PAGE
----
A peaceful home. One with happy parents and happy kids. No yelling, no begging for chores to get done. Everyone respects each other and there is no fighting. It is what we all want but achieving this homesteading utopia is a tall order. In fact, I am not sure it is entirely possible. Having a farm or a homestead is hard work. There are always a million things to do and there a lot of things that have to be done everyday whether you feel like it or not. So, how do you take kids from today’s fast food society and help them thrive in a home environment that is dedicated to self-sustainability? There really isn’t a one-size-fits-all answer but here are some tips to make the kids on your homestead happier:
1. Make a plan.
This is the parent’s responsibility. Figure out what a good day looks like. What has to happen? What chores have to be done everyday? Make a schedule and establish a homestead vision. What are you trying to accomplish? Are you living this lifestyle because it is closer to your values? If so, make sure your children know that.
Explain the importance of growing your own food and caring for animals. Instill a work ethic that is healthy and will benefit them later in life. Show them the fruit of their labor. It is important to communicate with your children on what you expect. Children are not mind readers and you have to be very specific when outlining their duties.
2. Assign Responsibilities.
Once you have made a plan it is time to divide and conquer. Show them everything that has to be done to make the operation work. For example, we sat down with each child and asked what they enjoyed most. Was it working with the animals? Working in the garden? Do they prefer working inside or outside? Once we got feedback from each kid (all eight of them) we made job descriptions and assigned each one a specific job. Then we sat down with them again and explained each chore they are responsible for and the consequences for not completing it in a timely manner. The most effective consequences in our experience is taking away electronic privileges. No access to computers or portable electronics if they don’t complete their chores. It starts with one day and then is increased another day with each additional infraction.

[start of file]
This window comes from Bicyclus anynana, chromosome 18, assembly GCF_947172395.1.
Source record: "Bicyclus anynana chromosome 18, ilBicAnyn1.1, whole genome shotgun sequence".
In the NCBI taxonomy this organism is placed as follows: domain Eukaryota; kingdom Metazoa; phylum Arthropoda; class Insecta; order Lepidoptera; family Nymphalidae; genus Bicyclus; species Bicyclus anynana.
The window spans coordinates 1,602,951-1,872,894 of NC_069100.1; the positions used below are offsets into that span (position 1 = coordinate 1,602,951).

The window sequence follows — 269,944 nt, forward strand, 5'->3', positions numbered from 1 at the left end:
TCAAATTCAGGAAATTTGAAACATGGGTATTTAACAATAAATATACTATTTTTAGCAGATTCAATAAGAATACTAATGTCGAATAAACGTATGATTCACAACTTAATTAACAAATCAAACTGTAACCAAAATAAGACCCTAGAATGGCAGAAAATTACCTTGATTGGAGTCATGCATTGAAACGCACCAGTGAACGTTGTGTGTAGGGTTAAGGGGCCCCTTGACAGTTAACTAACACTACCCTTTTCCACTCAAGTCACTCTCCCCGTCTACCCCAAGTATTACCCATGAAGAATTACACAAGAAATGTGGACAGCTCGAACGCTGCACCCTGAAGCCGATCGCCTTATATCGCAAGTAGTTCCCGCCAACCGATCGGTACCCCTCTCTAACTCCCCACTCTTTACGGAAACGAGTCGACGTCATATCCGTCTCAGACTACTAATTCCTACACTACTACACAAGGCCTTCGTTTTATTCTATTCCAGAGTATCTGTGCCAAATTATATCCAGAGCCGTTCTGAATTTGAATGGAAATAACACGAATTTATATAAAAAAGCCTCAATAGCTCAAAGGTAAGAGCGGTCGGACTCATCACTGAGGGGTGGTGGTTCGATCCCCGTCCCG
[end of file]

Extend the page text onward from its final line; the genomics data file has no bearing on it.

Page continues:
3. Hold Family Meetings.
We hold a mandatory monthly family meeting. I must admit that my experience in corporate America really helped me with this task. I prepare a power point presentation, hook my computer up to my television and go through each slide. In our last family meeting we had twenty slides. Each one was full of information about planting, animal care, chore lists, home renovation plans and anything and everything that is affecting the homestead. Communication is vital to ensuring that everyone is on the same page and understands the vital role they play in the homestead’s success.
4. Reward a Job Well Done.
Positive feedback for a job well done is essential for keeping attitudes positive. We use a chart with stickers. When someone goes above and beyond the call of duty they get a sticker. With stickers they earn special treats or privileges. I firmly believe in saying “Thank You.” When I encounter positive behavior that is motivated by the child, I make a point to say: “Thank you for doing such a great job. No one asked you to do that but you knew it had to be done and did it!” This encourages self-motivated kids and it makes everyone feel good about the contributions they are making.
5. Don’t Expect Perfection.
It may be necessary to remind yourself that these future adults you are raising are still, in fact, kids. I find myself having to do just that several times a day. Constant supervision is imperative until you know that they are performing their chore to the best of the abilities. This is especially essential when dealing with the care of animals. A child might not understand the dire consequences of not giving fresh water to the animals every day. Supervising and accompanying the children when they perform their chores is a must do on my to do list. It is also a great opportunity to spend important parent/child time.
6. Be a Good Example.
Your children will mimic your behavior. If you are a yeller, they will yell. If you are quick to anger, they will be quick to anger. On the other hand, if you are patient, they will be patient. If you are calm, they will be calm. Really evaluate your own behavior. Are you as a parent/role model doing the absolute best you can? Start listening to yourself. Instead of yelling try taking a deep breath and communicating in a calm but firm manner. Envision the family life you want and work hard to obtain it. It won’t be perfect, it might not even be half perfect but the effort you apply will have its rewards. And you will be a calmer/saner person because of it.
7. Have Fun!
On our homestead Saturday night is Family Fun Night. Last month we played charades, watched a movie, played a board game, and had a marshmallow roast.
These family fun nights need not be expensive. The only requirement is everyone having fun together. Make it a regular routine. Invest in everyone having a good time. It is so important to laugh hand have fun together and create lasting memories that everyone can look back on and smile. Raising kids on a homestead is such a rewarding experience. Homesteaders give their children a gift – A childhood full of memories and experiences that enrich their lives.
Make sure to take a moment and be proud of the home you have created and the family that you share it with.